COVID-19 Symptoms and Prevention
Your safety and well-being is our priority.
IF YOU FEEL SICK
- Stay home: people who are mildly ill with COVID-19 are able to self-quarantine at home during their illness.
- Monitor your symptoms and seek emergency care immediately if your illness is worsening (e.g., difficulty breathing, inability to stay awake, bluish lips or face). If seeking medical care, call the doctor's office or emergency room ahead and tell them about your symptoms.
- Campus Health offers testing for COVID-19 – please call (520) 621-9202 before you come in.
- Campus Health is testing individuals who are concerned that they are infected with or have been exposed to COVID-19.
- Campus Health testing is only students, staff, and faculty of the University at this time.
- Campus Health providers will evaluate patients and order testing if appropriate.
- Campus Health offers both PCR and Rapid Antigen Testing.
- Antibody testing is available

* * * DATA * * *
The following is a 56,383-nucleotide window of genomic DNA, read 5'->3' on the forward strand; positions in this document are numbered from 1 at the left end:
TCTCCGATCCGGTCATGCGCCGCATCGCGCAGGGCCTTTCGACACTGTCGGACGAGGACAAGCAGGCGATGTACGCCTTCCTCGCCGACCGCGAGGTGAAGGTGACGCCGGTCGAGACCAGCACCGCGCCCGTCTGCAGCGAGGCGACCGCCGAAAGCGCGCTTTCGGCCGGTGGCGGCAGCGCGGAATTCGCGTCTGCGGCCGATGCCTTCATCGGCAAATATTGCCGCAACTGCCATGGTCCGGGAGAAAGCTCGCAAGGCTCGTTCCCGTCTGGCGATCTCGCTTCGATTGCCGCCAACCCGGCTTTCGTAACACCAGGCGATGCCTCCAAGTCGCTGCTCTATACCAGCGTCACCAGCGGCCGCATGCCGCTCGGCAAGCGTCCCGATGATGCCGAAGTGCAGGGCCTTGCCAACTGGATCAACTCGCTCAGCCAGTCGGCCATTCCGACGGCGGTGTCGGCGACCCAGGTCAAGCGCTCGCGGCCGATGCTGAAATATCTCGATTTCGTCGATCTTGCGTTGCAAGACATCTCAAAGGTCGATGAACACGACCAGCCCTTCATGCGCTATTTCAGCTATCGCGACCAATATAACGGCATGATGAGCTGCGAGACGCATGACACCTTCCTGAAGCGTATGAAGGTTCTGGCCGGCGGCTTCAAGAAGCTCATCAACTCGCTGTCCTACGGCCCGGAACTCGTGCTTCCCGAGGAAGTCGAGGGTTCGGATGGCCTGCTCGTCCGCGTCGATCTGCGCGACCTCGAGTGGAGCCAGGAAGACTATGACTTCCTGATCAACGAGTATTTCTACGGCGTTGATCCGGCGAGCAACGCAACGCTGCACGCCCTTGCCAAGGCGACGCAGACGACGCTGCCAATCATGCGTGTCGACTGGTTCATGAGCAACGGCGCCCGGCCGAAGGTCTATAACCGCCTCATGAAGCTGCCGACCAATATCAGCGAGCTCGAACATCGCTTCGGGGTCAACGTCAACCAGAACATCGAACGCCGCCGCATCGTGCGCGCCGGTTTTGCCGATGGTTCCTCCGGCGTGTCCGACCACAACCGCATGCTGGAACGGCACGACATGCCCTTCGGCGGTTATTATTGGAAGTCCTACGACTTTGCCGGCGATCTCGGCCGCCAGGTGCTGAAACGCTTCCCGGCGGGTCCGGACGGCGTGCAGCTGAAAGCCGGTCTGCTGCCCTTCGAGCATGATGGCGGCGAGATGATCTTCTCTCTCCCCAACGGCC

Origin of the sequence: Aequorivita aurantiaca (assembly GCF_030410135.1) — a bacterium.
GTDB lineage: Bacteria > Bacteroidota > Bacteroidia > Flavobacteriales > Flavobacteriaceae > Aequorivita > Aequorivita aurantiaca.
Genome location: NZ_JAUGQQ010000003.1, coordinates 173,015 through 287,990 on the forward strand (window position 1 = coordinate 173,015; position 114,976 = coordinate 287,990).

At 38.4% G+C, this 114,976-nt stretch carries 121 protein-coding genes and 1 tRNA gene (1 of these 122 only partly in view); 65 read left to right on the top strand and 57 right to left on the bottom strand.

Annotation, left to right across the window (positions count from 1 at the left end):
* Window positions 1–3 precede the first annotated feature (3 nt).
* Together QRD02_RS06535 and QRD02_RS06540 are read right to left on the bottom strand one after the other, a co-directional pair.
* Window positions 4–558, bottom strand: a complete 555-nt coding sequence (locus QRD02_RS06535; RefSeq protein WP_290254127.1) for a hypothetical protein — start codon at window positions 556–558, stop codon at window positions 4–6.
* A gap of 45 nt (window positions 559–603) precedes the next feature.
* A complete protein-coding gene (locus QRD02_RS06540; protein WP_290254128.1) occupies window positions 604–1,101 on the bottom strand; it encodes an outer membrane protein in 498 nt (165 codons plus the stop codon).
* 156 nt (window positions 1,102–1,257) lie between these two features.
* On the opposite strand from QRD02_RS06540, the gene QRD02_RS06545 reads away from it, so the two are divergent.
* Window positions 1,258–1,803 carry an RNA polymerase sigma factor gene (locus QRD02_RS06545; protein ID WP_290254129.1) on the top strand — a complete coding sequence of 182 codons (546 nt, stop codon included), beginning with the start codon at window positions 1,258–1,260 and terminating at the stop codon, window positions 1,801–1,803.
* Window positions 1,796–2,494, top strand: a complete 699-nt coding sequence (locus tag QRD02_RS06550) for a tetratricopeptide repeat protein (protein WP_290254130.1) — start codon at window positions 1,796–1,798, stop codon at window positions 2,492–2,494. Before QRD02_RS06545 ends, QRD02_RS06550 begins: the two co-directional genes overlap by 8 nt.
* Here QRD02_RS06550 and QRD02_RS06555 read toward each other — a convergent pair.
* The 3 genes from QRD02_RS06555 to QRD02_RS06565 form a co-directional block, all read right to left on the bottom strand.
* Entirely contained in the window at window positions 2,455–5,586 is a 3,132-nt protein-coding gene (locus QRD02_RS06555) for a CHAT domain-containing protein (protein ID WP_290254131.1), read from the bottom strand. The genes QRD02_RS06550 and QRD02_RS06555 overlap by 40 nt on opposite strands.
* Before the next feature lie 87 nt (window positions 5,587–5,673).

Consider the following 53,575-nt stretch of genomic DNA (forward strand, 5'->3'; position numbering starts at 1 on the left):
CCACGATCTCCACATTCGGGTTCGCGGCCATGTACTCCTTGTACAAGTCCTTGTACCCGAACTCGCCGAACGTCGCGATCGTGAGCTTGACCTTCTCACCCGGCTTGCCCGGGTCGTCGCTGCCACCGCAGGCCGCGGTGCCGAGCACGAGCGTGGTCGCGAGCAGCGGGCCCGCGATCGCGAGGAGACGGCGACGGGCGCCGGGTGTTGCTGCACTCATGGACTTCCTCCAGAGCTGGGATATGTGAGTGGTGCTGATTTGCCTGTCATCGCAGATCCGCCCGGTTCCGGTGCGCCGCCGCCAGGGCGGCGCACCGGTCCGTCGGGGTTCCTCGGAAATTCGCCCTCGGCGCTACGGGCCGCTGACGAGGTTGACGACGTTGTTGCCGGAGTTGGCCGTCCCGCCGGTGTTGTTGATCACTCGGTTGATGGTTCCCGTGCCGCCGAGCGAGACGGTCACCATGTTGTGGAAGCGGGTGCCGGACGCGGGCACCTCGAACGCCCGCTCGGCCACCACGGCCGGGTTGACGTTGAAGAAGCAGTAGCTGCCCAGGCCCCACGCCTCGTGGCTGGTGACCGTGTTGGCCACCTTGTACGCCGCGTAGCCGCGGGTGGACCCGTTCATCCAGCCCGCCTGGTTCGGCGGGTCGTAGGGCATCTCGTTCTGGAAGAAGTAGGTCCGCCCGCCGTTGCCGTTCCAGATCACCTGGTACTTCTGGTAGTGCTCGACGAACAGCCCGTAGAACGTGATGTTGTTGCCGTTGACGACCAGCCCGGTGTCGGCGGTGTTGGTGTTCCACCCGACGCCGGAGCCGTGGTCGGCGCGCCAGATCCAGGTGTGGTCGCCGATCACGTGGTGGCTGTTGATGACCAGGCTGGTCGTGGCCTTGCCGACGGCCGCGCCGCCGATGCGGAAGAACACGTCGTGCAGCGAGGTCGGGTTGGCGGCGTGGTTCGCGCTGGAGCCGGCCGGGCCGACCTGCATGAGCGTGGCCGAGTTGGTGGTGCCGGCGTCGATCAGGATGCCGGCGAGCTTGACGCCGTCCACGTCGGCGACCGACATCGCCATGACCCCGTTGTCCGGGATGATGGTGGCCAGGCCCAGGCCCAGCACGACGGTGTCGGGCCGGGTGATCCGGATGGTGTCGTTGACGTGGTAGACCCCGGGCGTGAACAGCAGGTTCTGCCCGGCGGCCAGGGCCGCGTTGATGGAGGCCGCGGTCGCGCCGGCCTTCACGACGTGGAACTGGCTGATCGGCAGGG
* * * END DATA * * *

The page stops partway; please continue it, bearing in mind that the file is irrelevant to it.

- Find out more from the CDC: What To Do If You Are Sick
According to the CDC, people with COVID-19 have had a wide range of symptoms reported – ranging from mild symptoms to severe illness.
Symptoms may appear 2-14 days after exposure to the virus. People with these symptoms may have COVID-19:
- Fever or chills
- Shortness of breath or difficulty breathing
- Muscle or body aches
- New loss of taste or smell
- Sore throat
- Congestion or runny nose
- Nausea or vomiting
This list does not include all possible symptoms. Check the updated CDC list of symptoms for more information.
PROTECT YOURSELF & OTHERS
The best way to prevent illness is to avoid being exposed to this virus. You can take steps to slow the spread:
- Face Coverings
- When you're around others, we encourage use of a cloth face covering over your mouth and nose.
- Physical Distancing
- Hand Washing
- Wash your hands often with soap and water (for 20+ seconds).
- If soap and water are not available, use a hand sanitizer that contains at least 60% alcohol.
- Continuous Cleaning
- Routinely clean and disinfect frequently touched objects and surfaces: door handles, groceries, take-out food containers, countertops, kitchen areas and cell phones.